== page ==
H.R. 73 (111th): Traffic Stops Along the Border Statistics Study Act of 2009

Introduced:
Jan 06, 2009 (111th Congress, 2009–2010)
Status:
Died (Referred to Committee)
Sponsor
Sheila Jackson Lee
Representative for Texas's 18th congressional district
Party
Democrat
Text
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Last Updated
Jan 06, 2009
Length
5 pages
Related Bills
H.R. 258 (110th) was a previous version of this bill.

Referred to Committee
Last Action: Jan 05, 2007

H.R. 228 (112th) was a re-introduction of this bill in a later Congress.

Referred to Committee
Last Action: Jan 07, 2011

 
Status

This bill was introduced on January 6, 2009, in a previous session of Congress, but was not enacted.

Progress
Introduced Jan 06, 2009
Referred to Committee Jan 06, 2009
 
Full Title

To provide for the collection of data on traffic stops.

Summary

No summaries available.

Cosponsors
none
Committees

House Judiciary

Crime, Terrorism, Homeland Security, and Investigations

The committee chair determines whether a bill will move past the committee stage.

 
Primary Source

THOMAS.gov (The Library of Congress)

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Notes

H.R. stands for House of Representatives bill.

A bill must be passed by both the House and Senate in identical form and then be signed by the president to become law.

The bill’s title was written by its sponsor.

GovTrack’s Bill Summary

We don’t have a summary available yet.

Library of Congress Summary

The summary below was written by the Congressional Research Service, which is a nonpartisan division of the Library of Congress.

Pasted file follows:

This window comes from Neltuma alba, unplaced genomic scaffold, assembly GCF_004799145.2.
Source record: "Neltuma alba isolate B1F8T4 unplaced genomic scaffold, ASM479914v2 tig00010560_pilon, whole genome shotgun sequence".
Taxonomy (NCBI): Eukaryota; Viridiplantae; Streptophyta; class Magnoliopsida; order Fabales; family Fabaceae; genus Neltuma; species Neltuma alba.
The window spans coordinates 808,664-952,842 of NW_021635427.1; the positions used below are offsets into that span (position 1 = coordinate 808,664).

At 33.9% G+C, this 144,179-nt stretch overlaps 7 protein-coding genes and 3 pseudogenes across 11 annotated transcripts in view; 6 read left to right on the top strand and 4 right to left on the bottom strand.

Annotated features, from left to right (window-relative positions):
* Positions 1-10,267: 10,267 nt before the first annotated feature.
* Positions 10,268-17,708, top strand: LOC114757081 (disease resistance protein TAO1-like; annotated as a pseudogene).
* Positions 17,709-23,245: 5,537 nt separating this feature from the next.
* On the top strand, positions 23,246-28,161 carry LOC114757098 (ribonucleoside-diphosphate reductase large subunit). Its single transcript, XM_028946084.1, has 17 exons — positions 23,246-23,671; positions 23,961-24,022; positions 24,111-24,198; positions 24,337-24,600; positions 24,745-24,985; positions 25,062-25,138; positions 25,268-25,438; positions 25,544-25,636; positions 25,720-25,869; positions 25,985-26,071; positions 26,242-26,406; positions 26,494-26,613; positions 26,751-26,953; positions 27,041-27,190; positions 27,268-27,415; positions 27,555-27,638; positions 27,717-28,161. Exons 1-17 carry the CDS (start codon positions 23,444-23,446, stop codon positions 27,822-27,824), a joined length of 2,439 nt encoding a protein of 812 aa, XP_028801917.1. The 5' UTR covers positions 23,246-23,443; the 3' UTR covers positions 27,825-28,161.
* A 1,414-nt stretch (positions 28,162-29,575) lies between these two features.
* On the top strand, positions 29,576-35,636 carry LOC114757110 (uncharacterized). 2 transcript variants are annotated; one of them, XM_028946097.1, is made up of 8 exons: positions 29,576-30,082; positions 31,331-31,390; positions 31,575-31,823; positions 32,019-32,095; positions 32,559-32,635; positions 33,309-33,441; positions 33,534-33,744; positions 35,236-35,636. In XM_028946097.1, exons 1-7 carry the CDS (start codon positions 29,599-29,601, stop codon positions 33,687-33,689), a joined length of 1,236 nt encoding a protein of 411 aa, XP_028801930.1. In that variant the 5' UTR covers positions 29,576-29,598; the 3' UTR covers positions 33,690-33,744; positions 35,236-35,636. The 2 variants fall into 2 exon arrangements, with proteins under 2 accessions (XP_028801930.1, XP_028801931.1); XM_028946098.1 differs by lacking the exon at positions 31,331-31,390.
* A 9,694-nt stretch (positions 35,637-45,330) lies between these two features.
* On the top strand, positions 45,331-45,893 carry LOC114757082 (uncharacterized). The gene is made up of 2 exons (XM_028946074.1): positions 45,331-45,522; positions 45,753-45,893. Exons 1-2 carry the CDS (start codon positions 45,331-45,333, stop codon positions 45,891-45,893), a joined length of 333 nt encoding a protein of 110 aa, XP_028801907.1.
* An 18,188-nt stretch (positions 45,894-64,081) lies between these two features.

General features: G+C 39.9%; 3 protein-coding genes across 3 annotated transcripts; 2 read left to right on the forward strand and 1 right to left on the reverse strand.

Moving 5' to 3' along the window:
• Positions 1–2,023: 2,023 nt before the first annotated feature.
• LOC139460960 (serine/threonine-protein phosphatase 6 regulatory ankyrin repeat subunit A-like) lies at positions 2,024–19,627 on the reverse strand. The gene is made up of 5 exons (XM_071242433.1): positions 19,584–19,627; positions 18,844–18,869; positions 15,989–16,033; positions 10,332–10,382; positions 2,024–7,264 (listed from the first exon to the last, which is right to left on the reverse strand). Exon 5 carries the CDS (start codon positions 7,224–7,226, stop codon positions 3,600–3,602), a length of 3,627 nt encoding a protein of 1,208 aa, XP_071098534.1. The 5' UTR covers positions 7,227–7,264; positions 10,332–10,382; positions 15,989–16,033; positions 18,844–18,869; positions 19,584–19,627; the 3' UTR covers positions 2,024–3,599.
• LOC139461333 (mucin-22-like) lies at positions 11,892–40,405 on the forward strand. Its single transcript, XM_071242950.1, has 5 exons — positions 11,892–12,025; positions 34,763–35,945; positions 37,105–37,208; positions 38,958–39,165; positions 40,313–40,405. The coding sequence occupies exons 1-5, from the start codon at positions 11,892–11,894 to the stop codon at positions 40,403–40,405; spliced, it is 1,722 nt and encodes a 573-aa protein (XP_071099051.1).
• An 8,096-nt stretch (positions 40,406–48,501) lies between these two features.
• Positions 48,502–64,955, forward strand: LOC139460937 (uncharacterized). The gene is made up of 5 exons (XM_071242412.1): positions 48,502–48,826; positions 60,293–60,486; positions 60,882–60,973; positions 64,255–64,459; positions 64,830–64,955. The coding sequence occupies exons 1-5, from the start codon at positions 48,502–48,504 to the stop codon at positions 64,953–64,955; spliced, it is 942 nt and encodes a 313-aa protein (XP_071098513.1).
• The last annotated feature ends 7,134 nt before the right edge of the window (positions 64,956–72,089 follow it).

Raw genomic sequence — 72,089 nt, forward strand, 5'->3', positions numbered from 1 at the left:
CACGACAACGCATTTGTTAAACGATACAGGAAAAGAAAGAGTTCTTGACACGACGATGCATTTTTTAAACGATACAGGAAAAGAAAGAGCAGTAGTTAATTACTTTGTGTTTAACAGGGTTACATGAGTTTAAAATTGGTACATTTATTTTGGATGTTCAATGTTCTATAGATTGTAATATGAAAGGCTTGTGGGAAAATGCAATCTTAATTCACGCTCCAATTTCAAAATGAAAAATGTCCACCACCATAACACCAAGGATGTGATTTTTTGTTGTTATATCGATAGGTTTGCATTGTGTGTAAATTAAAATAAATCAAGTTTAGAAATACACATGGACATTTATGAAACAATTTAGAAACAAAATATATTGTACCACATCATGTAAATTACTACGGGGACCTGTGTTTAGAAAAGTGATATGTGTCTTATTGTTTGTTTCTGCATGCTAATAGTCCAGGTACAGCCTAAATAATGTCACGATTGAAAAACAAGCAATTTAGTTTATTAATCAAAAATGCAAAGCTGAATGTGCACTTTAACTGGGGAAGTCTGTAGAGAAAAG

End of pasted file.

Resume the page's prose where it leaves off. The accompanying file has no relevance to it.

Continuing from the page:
1/6/2009--Introduced.
Traffic Stops Along the Border Statistics Study Act of 2009 - Directs the Attorney General to:
(1) conduct a nationwide study of stops for traffic violations by law enforcement officers;
(2) perform an initial analysis of existing data, including complaints alleging and information concerning traffic stops motivated by race and other bias; and
(3) gather specified data from a nationwide sample of jurisdictions, including the traffic infraction alleged to have been committed that led to the stop, identifying characteristics of the driver stopped, whether immigration status was questioned, and whether any warning or citation was issued as a result of the stop.
Authorizes the Attorney General to make grants to law enforcement agencies to collect and submit data collected under this Act to the appropriate agency as designated by the Attorney General. Prohibits information released from revealing the identity of any individual who is stopped or any officer involved.

House Republican Conference Summary

The summary below was written by the House Republican Conference, which is the caucus of Republicans in the House of Representatives.


No summary available.

House Democratic Caucus Summary

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